Each a part of a compound bow is a chunk of a puzzle, and when all of the items match collectively, you get a instrument that produces accuracy, velocity, and a balanced really feel. Realizing these elements, their location on the bow, and their function is useful for diagnosing points you may need along with your bow, and for evaluating new compound bows you would possibly need to purchase. 

The Components of a Compound Bow

  • Riser
  • Arrow Shelf 
  • Grip 
  • Limb Pockets 
  • Limbs 
  • Cam
  • Axles
  • Cam Modules 
  • Limb or Cable Stops 
  • Bowstring 
  • D-Loop
  • Pace Nock 
  • Cables 
  • Cable Slider/Curler Gaurd 
  • String Cease 

The Riser

The riser is the centerpiece of a bow. It’s a part of the compound bow that you just maintain and the place the limbs are connected. There are reflex risers (that curve inward) and deflex risers (that curve outward). Some are fabricated from carbon and a few are created from aluminum. Primarily based on the bow’s design risers might be lengthy or brief.

Components of a Compound Bow Riser

Arrow Shelf

The arrow shelf extends out from the principle physique of the riser, normally across the riser’s midpoint, and it’s the place the launcher arm of the remaining falls. Your arrow will relaxation on an arrow relaxation throughout the arrow shelf.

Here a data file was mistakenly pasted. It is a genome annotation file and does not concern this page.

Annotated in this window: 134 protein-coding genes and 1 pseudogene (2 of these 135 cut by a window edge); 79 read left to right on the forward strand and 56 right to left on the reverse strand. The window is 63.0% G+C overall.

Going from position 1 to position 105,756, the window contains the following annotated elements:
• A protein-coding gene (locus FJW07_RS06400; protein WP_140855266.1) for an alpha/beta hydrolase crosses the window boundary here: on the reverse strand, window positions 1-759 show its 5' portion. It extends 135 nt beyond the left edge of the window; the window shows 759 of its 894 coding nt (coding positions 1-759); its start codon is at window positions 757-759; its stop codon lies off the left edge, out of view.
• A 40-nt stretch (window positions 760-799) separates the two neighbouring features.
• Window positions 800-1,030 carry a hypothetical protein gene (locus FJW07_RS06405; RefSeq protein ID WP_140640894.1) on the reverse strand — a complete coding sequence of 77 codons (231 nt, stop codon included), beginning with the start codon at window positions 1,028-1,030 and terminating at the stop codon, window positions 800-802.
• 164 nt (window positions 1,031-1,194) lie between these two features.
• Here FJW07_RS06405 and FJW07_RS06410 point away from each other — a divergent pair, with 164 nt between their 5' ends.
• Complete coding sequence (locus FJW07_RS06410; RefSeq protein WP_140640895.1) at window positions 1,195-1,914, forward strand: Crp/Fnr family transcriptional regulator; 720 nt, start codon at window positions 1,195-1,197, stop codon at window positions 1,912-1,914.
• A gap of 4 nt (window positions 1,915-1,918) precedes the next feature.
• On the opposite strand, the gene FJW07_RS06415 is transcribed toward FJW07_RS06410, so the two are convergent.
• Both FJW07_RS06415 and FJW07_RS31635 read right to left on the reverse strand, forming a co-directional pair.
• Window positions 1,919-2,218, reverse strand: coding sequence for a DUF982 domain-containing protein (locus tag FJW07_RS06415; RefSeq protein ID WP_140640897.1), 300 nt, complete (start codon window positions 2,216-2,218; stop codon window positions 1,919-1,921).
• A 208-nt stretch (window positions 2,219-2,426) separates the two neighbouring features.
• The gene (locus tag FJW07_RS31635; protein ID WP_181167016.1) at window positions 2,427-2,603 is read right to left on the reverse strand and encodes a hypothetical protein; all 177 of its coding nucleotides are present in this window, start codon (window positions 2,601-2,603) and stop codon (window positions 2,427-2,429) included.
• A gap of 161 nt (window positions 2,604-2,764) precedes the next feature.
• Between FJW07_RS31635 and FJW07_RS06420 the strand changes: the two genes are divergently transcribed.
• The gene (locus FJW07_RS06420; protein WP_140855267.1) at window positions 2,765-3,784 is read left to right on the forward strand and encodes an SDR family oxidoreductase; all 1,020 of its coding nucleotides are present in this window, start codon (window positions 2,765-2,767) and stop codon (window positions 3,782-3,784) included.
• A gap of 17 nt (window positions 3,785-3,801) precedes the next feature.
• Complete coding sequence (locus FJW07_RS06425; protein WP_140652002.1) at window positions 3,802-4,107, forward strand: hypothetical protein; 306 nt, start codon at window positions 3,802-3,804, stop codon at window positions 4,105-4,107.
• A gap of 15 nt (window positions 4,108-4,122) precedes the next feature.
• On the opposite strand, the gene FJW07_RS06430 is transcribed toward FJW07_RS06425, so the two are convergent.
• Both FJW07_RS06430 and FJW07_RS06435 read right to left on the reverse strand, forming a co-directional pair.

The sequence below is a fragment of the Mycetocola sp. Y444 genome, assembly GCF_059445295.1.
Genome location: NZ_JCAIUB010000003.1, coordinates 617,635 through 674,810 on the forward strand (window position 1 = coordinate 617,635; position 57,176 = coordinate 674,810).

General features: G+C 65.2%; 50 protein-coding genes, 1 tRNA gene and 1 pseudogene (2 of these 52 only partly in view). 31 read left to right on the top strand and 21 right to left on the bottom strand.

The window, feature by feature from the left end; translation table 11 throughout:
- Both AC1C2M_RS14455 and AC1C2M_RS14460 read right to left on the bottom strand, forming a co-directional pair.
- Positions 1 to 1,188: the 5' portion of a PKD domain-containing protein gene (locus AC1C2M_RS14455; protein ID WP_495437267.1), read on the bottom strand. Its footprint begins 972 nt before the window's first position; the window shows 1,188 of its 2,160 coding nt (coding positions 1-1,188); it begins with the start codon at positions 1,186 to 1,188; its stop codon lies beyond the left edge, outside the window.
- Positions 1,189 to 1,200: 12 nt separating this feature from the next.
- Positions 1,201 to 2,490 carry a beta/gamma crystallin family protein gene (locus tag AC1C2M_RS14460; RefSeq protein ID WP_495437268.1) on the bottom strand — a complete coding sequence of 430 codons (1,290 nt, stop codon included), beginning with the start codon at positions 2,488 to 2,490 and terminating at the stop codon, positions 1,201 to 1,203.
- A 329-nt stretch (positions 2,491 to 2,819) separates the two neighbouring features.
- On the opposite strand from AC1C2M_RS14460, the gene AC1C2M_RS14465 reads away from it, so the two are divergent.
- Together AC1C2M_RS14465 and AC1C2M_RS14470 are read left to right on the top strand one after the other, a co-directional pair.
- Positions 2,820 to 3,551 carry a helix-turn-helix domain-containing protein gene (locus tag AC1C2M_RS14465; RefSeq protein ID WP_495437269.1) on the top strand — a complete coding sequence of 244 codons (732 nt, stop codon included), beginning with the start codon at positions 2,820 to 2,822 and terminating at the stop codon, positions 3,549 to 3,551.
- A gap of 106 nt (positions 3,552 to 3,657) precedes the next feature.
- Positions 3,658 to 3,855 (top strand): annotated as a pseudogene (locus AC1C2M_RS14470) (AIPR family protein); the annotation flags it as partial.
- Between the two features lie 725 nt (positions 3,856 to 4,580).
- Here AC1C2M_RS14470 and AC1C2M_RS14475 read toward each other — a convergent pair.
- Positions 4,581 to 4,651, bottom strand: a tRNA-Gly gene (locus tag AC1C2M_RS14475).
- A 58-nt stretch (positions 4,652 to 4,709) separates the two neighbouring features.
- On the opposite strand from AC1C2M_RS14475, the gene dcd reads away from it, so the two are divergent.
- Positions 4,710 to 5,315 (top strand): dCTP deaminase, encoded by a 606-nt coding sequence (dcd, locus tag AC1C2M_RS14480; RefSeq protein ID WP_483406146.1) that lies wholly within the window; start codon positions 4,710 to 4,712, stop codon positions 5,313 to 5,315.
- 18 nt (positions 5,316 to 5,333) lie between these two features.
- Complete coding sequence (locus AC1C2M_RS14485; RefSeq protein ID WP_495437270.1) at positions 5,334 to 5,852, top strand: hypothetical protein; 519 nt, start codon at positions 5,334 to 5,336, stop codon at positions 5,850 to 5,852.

That is the half you maintain onto. Some grips are “direct-to-riser,” or machined into the riser itself, and others are molded from plastic or carved from wooden to suit over the riser. 

Limb Pockets

Sometimes fabricated from aluminum or high-grade plastic, the limb pockets join the limbs (under) to the riser with a single limb screw. This screw might be turned clockwise and counterclockwise to regulate the bow’s draw weight primarily based on the producer’s settings.  


As you pull the string again, the limbs flex inward to provide the bow energy, and on the shot, these limbs return to their stationary place, transferring their power to the cams, bowstring, and the arrow. Limbs should be sturdy and are sometimes created from carbon, fiberglass, and different strong supplies. Compound bows are made with single limbs or cut up limbs. Primarily based on the producer’s configuration, limbs might be set at completely different angles, resembling parallel or past parallel. 


An illustration showing a compound bow cam and limb.

The cam is the bow’s engine. Cams sit between the limbs on the prime and backside of the bow. They appear to be curved wheels. Some might be greater than others and there are completely different sorts of cam configurations. (Some bows can have a single cam with an loafer wheel, a twin cam, or a hybrid cam, however most searching bows in the present day have twin cams.)

Their essential job is to let stress off at a sure level in the course of the draw cycle, lowering the quantity of power it takes to carry a bow again. With the cams engaged, the archer solely has to carry a sure share—normally 70, 80, or 85 p.c—of the bow’s full draw weight.

Components of a Compound Bow Cam 

Cam Modules

Many compound bows have cam modules permitting the shooter to alter the bow’s draw size in 1/2-inch increments and not using a bow press. There are compound bows (draw-length-specific) that come at a set draw size, and if the archer desires to alter that draw size, they’ll want to purchase a brand new cam module.

Limb or Cable Stops